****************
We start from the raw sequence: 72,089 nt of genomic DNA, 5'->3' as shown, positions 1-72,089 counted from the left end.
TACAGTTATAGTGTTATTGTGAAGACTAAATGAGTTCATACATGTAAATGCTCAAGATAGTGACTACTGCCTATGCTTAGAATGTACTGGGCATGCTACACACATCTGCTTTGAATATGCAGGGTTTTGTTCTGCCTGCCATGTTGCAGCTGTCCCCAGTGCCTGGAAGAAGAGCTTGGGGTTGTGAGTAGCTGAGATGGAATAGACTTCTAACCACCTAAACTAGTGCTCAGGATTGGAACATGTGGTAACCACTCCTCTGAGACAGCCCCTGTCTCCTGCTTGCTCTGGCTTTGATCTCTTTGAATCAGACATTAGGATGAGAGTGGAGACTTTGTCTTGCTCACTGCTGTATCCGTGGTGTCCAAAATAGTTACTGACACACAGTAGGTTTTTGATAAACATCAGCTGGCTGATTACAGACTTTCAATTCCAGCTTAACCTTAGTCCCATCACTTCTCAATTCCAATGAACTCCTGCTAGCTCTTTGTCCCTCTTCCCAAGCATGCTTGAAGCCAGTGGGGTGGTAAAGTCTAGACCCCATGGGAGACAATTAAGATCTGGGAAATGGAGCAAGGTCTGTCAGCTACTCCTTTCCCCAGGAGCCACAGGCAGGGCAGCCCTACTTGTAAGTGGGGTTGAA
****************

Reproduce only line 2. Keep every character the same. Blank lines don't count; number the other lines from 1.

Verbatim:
TACAGTTATAGTGTTATTGTGAAGACTAAATGAGTTCATACATGTAAATGCTCAAGATAGTGACTACTGCCTATGCTTAGAATGTACTGGGCATGCTACACACATCTGCTTTGAATATGCAGGGTTTTGTTCTGCCTGCCATGTTGCAGCTGTCCCCAGTGCCTGGAAGAAGAGCTTGGGGTTGTGAGTAGCTGAGATGGAATAGACTTCTAACCACCTAAACTAGTGCTCAGGATTGGAACATGTGGTAACCACTCCTCTGAGACAGCCCCTGTCTCCTGCTTGCTCTGGCTTTGATCTCTTTGAATCAGACATTAGGATGAGAGTGGAGACTTTGTCTTGCTCACTGCTGTATCCGTGGTGTCCAAAATAGTTACTGACACACAGTAGGTTTTTGATAAACATCAGCTGGCTGATTACAGACTTTCAATTCCAGCTTAACCTTAGTCCCATCACTTCTCAATTCCAATGAACTCCTGCTAGCTCTTTGTCCCTCTTCCCAAGCATGCTTGAAGCCAGTGGGGTGGTAAAGTCTAGACCCCATGGGAGACAATTAAGATCTGGGAAATGGAGCAAGGTCTGTCAGCTACTCCTTTCCCCAGGAGCCACAGGCAGGGCAGCCCTACTTGTAAGTGGGGTTGAA